Xanax Works great for Physical Symptoms of Panic Attacks
When the interviewees start talking about Xanax it’s in the context of people experiencing panic attack. This is an important distinction to note as most of the symptoms of panic attacks are physical and thus will have a greater response to benzodiazepines. If we are talking about GAD, or social anxiety the anxious thoughts will still be there, and the benzodiazepine may be less effective.
Why Temperament and Environment Deserves More Attention
Much of our baseline temperament is genetic and will be part of the story that determines if you will have more or less anxiety. The other part of the story is environment. The experiences we have matter a lot too. In child psychiatry, there has been this huge focus on minimizing adverse childhood events (ACES). We discovered that things like sexual abuse, physical abuse, and loss of a parent can result in significant risk for poor health outcomes in the future. Baseline temperament that predisposes someone to anxiety combined with significant lifetime trauma could set the table for a future anxiety disorder.
The Prevalence of Benzodiazepine Use
In this documentary they make it seem like benzodiazepine prescriptions have skyrocketed over the last several decades. These prescriptions have increased but we need to explore why. One thing I see all the time is primary care providers prescribing benzodiazepines for patients early in treatment for depression and anxiety. Before exploring psychotherapy or other medication options the person walks out with a Xanax prescription. There is a reason the research tells us most people who see a primary care provider for depression and anxiety do not get better. In fact, as few as 20% of those started on antidepressants by primary care will show significant clinical improvement. This is not a knock on primary care, it’s more that they have been thrown into a mental health crisis and are usually the first person to encounter a patient with anxiety.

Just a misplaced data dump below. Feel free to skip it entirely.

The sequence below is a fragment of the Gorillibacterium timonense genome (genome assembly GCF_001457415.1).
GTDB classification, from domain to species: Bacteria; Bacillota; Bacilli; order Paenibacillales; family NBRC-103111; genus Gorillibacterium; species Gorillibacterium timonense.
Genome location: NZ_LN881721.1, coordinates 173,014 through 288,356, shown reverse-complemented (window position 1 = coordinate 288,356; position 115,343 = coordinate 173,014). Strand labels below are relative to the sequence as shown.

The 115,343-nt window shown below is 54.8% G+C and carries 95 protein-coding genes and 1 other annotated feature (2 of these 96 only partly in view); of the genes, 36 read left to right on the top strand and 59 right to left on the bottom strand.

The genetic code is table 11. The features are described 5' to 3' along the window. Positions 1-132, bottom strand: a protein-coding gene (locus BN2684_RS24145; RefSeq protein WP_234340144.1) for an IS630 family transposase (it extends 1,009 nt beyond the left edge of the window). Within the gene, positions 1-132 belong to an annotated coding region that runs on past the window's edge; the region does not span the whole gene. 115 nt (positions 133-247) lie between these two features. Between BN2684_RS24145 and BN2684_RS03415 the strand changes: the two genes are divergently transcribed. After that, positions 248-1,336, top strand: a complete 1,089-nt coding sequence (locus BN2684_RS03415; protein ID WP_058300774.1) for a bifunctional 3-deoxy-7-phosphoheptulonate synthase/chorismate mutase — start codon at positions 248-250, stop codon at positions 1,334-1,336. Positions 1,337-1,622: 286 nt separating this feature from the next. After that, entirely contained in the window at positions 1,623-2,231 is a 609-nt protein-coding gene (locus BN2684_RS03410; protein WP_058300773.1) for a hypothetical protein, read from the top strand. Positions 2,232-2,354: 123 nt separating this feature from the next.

The important trends I would like people to pay more attention to is the risk of prescribing opioids and benzodiazepines in combination. This can result in increased risk for overdose death and a significant risk for severe respiratory depression. In addiction treatment people often feel very anxious when stopping opioids and it’s common to want to address that anxiety as a doctor. What ends up happening is people are on medication treatment for opioid use disorder, a benzodiazepine for anxiety, and gabapentin for that little extra relief. All these medications in combination put the patient at risk for adverse outcomes. Another thing to pay attention to is where all the opioid prescriptions are coming from. The highest rates are in many southern states and in places like West Virginia where the opioid epidemic hit the hardest. The final item to discuss is the increased rates of benzodiazepine prescribing in the elderly. There seems to be an increase in benzodiazepine use in this population which is more dangerous due to the risk of falls, altered mental status, and possibly dementia.
There has been a lot of talk over the years about the increased risk of dementia associated with benzodiazepine use. There data has been mixed, but I would say it’s largely in favor of using caution when prescribing benzodiazepines in older populations and avoiding the long-term use of benzodiazepines in all populations.
Social Media and Anxiety
I think social media has done as much harm as it has good for people’s mental health. If you believe everything you see on social media, the impression is everyone you know, or follow is winning, and you are losing. In the past you only had to compare your life to people in your community. Now, we get to compare our lives to the world. Not only are we comparing our lives to large pool of people, but we are also comparing them to people who have created online personas under false pretenses. These are individuals rent house for photo shoots to make you believe that is where they live, or people taking steroids then asking you to buy some supplement that does not provide the results it promises. We all like to think we are immune to these types of schemes, but we are not. In our minds we are comparing our worst moments to other people’s best moments and assuming that this is reality. This is clearly a recipe for anxiety and depression.
Dangerous Coping Strategies for Anxiety